Whenever Microsoft decides to release a new version of Windows, those folks that decide to upgrade to it or to purchase a new computer that includes it, run the risk that their “old” programs might not work as well as they’d like with the new Windows version.

And from recent stories I’ve heard from my local computer students, this incompatibility problem seems to be especially true as they try to run programs made for use with Windows XP on Windows 7.

But if you ARE someone who’s having such a problem, there’s something you can try called the Windows 7 Compatibility Mode.

But first a bit of history.

Starting back with Windows XP, Microsoft began including a “compatibility mode” feature that let you run an old program as if it were running in an older Windows version. But the feature went mostly unnoticed since Windows XP compatibility problems were for the most part, few and far between.

But now with Windows 7 things are a bit different.

By the way, if you’d like to learn a lot more about Windows 7, check out my new book, “The Windows PC Guidebook“. CLICK HERE to read more about it.

Windows 7 is a fairly major technology jump from Windows XP (which is still used by over 28% of Windows users), so it’s probably not surprising that some of the older programs that ran fine with XP are sputtering in Windows 7.

Which brings the Windows 7 Compatibility Mode back to the forefront as an important method for trying to get an old program to work.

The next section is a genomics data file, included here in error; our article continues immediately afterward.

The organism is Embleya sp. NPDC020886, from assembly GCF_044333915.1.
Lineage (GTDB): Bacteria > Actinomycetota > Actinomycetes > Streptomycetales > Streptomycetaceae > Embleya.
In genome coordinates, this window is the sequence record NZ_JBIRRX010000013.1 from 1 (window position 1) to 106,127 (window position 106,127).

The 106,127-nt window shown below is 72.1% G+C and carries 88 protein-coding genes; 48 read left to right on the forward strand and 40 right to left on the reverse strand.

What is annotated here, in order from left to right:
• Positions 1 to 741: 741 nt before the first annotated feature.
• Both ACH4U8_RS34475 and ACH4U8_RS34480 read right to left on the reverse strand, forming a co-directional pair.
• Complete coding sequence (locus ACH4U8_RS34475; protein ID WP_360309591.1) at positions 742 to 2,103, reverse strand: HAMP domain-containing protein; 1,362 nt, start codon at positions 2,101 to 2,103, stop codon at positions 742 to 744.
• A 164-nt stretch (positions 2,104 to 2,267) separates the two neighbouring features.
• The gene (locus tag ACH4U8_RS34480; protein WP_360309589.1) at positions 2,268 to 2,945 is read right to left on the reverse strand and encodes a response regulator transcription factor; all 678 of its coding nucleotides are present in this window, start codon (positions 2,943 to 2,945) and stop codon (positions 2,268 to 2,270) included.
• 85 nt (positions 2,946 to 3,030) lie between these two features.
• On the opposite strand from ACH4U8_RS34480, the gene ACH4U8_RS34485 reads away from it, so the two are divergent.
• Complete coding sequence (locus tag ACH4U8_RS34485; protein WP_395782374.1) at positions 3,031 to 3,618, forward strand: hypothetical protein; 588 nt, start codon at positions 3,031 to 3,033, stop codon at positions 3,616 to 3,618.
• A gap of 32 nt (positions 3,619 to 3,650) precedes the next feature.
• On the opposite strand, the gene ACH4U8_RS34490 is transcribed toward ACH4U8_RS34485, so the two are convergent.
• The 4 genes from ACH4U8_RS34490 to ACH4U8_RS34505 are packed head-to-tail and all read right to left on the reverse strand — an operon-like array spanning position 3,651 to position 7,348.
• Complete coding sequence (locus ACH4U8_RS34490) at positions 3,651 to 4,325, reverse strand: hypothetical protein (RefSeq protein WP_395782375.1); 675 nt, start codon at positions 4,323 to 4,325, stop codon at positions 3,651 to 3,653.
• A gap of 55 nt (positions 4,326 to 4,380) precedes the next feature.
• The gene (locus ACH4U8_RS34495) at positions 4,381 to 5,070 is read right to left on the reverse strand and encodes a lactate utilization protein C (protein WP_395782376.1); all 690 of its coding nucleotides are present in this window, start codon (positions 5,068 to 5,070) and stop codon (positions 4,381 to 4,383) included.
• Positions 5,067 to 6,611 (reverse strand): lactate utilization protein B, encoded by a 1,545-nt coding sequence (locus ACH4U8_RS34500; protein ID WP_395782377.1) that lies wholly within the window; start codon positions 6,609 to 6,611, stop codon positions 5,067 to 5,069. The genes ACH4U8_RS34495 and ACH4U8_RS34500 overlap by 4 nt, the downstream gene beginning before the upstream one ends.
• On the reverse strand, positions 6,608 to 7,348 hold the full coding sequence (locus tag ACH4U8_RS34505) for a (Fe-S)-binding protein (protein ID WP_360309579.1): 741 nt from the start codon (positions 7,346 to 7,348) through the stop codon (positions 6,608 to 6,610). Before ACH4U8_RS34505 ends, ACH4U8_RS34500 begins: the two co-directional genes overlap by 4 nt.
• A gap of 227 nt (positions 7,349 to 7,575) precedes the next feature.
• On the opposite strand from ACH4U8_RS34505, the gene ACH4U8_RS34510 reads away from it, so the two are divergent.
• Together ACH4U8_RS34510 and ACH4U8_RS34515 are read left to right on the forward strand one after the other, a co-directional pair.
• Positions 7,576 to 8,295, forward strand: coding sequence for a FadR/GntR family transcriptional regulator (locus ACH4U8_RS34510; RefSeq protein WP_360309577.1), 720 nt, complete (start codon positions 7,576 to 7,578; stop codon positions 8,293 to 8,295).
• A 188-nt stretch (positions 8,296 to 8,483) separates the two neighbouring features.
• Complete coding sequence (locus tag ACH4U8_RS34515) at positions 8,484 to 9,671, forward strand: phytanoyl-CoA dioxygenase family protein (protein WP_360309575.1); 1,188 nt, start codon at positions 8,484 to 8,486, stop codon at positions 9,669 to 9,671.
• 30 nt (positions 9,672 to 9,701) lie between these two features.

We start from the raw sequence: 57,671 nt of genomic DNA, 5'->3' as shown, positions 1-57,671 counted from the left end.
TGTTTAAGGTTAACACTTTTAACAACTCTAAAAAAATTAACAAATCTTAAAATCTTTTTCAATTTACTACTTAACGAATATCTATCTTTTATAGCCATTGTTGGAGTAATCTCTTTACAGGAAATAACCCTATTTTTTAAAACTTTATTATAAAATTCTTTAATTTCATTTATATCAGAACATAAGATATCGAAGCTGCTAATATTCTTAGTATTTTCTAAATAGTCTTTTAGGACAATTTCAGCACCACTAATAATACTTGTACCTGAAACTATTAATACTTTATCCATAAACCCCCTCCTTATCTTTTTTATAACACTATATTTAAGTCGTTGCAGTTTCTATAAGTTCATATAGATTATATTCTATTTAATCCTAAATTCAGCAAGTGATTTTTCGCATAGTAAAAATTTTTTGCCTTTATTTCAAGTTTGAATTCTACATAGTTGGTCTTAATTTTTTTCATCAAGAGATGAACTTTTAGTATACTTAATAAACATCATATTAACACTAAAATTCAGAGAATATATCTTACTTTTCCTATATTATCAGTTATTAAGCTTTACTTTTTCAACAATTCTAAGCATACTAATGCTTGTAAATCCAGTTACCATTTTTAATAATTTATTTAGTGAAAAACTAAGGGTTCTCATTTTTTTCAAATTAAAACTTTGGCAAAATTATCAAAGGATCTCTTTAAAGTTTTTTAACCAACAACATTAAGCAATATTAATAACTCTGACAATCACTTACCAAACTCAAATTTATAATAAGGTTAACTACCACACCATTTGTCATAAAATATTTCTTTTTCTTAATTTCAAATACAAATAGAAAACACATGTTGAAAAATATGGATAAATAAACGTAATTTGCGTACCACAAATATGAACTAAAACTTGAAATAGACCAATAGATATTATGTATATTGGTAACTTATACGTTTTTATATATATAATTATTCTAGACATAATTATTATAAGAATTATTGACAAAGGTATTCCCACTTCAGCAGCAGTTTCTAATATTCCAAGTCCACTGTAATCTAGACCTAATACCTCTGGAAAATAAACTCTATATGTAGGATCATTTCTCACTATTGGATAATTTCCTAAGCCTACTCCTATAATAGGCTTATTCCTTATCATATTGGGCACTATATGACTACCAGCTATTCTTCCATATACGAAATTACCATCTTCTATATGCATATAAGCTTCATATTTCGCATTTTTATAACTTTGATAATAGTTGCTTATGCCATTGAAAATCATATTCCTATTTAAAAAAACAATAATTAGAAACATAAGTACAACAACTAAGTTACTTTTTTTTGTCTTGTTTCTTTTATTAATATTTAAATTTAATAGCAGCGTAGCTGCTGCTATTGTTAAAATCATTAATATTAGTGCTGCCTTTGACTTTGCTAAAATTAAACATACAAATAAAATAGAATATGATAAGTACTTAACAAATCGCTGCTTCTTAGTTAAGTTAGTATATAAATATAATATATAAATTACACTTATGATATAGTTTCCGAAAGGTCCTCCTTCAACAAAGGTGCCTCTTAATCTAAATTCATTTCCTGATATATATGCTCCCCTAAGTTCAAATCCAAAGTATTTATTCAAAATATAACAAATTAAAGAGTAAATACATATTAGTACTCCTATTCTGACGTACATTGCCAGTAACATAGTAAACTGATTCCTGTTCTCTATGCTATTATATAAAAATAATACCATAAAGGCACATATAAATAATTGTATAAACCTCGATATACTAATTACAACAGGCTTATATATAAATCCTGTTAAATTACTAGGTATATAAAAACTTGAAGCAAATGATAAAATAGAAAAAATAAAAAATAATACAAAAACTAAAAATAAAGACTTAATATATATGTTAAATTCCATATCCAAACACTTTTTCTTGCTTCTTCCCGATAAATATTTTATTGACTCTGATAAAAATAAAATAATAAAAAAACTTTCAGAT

Here’s how you turn it on for a particular program that you’re having problems with:

  • Find the shortcut icon for the old program on the Windows desktop or in the Start Menu. An easy way to find it in Windows 7 is to simply type the name of it into the search box at the bottom of the Start Menu. In the example here, we are using a shortcut icon for the Photo Story 3 program.
  • When you find the icon, point your mouse at it and RIGHT click. From the menu, choose PROPERTIES.
  • When the Properties window appears, choose the COMPATIBILITY tab.
  •  On the tab, check the “Run this program in compatibility mode for:” box.
  • On the drop-down menu beneath this box, choose Windows XP (Service Pack 3).
  • Click the OK button to leave the window.
Now when you use that particular shortcut icon to start the older program, as it starts Windows 7 will switch itself to be more like Windows XP behind the scenes, which in turn might help your old program to run more as it should.
Keep in mind that this is certainly worth trying with an old program, but does not always completely fix incompatibility problems.
If you do this and things still don’t work right, the next best solution is to visit the software developers web site to see if there’s a new version available that’s meant to work with Windows 7.
Also keep in mind that the Windows 7 Compatibility Mode will only turn-on when you use the particular shortcut icon you made the above changes to. If you start the old program using a different icon, you are still running in Windows 7, not compatibility mode.

As always, I’d love to hear your experiences or comments. You can leave them below…

FREE eNewsletter Subscription
Wondering who you can trust when it comes to computer technology? Need answers that aren’t full of techno babble? Sign up for the FREE DiscoverSkills eNewsletter